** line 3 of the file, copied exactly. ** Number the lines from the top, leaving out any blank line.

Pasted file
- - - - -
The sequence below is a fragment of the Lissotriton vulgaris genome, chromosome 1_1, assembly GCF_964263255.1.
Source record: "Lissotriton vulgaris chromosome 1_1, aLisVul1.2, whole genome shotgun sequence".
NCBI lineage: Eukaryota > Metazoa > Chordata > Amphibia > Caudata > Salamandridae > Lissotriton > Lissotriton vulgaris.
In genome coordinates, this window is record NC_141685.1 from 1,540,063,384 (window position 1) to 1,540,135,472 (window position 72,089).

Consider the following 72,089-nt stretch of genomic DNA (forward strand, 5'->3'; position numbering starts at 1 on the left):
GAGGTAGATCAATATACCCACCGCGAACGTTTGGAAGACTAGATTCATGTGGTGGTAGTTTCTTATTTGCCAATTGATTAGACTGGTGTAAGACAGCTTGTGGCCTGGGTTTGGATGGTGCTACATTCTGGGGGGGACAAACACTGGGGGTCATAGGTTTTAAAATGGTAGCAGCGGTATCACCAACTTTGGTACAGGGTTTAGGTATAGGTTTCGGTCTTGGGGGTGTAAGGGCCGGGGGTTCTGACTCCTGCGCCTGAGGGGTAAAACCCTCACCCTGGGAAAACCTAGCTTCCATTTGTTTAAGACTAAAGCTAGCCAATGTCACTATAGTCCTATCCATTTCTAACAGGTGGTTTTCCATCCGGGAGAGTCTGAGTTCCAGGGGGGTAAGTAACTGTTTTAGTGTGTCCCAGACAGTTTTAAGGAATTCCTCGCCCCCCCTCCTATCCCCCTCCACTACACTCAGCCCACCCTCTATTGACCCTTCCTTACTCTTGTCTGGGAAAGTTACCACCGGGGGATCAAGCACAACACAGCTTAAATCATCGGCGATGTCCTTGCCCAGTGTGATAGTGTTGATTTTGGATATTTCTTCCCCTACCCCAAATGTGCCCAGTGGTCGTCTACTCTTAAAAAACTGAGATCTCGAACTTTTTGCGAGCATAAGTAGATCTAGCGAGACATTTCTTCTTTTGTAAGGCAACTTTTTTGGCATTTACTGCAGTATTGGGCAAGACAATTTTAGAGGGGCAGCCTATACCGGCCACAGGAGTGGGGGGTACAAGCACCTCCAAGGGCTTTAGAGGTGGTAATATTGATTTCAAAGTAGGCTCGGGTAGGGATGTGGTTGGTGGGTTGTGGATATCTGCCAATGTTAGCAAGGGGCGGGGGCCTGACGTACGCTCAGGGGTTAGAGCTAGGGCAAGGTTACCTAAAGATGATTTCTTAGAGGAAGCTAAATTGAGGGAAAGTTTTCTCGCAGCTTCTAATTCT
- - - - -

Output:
NCBI lineage: Eukaryota > Metazoa > Chordata > Amphibia > Caudata > Salamandridae > Lissotriton > Lissotriton vulgaris.